On Saturday (Dec. 18), AEW’s Sammy Guevara shared the news that he and his long-time girlfriend and recent fiancée had split up.
Guevara made a public announcement, and the wrestle web covered & discussed it as news, since “Sammy and Pam” have long been featured on his VLOG. Their engagement was incorporated into his feud with Shawn Spears on Dynamite. It’s an unfortunate situation, but so far, it was being handled as well as it could.
People gossip, and we tend to be judgmental. It’s probably as bad for the mental and spiritual well-being of those doing the gossiping and judging as it is for those being gossiped about and judged, but railing against human nature isn’t going to stop the chatter.
With the internet, this prattle isn’t just happening in tabloids and at barber & beauty shops — it plays out in ways that it’s hard for those being talked about to ignore. Worse yet, social media allows the subjects of gossip and judgement to be called out and targeted.
That’s where the Guevara story got ugly. The volume was turned up on whispers some had already been exchanging about Sammy and his AEW & VLOG co-star Tay Conti, which caused them to spread, which resulted in Conti deactivating her Twitter account. Though it gave her some measure of control and hopefully brought her some peace, the Brazilian wrestler leaving Twitter gave the story an infusion of life, and she and Guevara continued (and continue) to trend on social media.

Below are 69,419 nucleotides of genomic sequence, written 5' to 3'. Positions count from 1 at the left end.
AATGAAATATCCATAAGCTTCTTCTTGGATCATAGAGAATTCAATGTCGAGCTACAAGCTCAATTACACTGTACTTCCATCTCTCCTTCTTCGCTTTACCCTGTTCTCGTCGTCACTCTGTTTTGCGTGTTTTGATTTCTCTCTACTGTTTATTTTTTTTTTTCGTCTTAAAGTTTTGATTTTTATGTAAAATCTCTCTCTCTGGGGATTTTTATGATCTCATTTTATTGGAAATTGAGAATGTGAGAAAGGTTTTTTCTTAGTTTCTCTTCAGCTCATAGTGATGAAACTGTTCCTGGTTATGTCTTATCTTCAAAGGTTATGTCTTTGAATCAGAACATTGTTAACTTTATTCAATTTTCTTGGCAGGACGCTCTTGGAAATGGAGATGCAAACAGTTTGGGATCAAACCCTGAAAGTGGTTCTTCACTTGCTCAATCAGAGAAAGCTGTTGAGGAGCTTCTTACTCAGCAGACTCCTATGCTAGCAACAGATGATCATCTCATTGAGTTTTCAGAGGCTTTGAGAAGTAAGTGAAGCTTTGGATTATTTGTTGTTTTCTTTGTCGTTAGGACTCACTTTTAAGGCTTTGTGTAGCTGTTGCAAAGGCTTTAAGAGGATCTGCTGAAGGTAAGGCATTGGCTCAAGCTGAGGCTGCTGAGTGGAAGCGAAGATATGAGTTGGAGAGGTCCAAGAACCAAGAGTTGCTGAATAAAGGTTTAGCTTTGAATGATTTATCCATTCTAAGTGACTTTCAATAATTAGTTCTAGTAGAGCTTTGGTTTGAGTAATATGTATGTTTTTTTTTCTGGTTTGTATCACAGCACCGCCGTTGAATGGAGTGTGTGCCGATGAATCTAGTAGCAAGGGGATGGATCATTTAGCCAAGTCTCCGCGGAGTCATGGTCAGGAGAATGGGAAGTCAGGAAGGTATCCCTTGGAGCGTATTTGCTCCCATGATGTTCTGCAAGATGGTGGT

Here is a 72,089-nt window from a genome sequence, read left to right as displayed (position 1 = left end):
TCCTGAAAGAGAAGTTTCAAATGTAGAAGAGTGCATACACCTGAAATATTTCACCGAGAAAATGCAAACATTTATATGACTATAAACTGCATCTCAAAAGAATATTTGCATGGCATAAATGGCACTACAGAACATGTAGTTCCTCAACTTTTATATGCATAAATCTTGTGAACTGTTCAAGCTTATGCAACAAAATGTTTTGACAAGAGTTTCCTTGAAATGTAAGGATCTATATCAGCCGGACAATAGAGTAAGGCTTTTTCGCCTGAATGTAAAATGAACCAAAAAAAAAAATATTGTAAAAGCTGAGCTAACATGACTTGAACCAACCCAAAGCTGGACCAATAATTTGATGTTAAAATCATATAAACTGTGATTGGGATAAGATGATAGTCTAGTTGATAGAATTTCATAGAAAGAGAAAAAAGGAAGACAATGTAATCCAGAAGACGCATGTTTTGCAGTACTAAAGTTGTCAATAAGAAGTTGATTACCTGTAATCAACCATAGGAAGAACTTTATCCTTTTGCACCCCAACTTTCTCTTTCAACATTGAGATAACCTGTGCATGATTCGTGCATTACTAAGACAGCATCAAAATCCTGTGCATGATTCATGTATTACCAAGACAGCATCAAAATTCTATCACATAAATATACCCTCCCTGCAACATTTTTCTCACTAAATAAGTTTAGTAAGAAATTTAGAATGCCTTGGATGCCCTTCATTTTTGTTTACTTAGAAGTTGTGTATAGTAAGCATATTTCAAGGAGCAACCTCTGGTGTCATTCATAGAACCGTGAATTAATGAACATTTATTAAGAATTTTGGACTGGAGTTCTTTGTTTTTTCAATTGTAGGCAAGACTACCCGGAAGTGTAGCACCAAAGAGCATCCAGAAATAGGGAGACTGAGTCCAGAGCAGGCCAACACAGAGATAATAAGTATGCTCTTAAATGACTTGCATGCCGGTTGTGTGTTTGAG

It prompted a second statement from him…
This shouldn’t have to be said… but my relationship with Pam ending had nothing to do with ANYONE else.
Pam and I broke up back in October and just now felt was the time to make it publicly known.
So please stop pointing fingers and looking for someone to blame.
— sammy guevara (@sammyguevara) December 19, 2021
… and a comment from Conti’s management:
Though it’ll probably take another wrestling-related/adjacent topic to come along to finally get Tay and Sammy’s names out of the “Trending” sidebar, hopefully these statements will encourage a few people to move along. Or at least find a Discord server or loosely moderated comment section to talk about other people’s business instead of just speculating about it in the virtual public square.
If you’re searching for a silver-lining to yet another case of internet bullying, I suppose it’s that Guevara and Conti seem better prepared to deal with this than past targets of unjustified criticism. If you’re dismayed that this is happening less than two years after Hana Kimura’s death, and despite countless pleas from wrestlers for fans to refrain from virtually attacking the real people who play characters on their favorite shows?
Can’t blame you for that.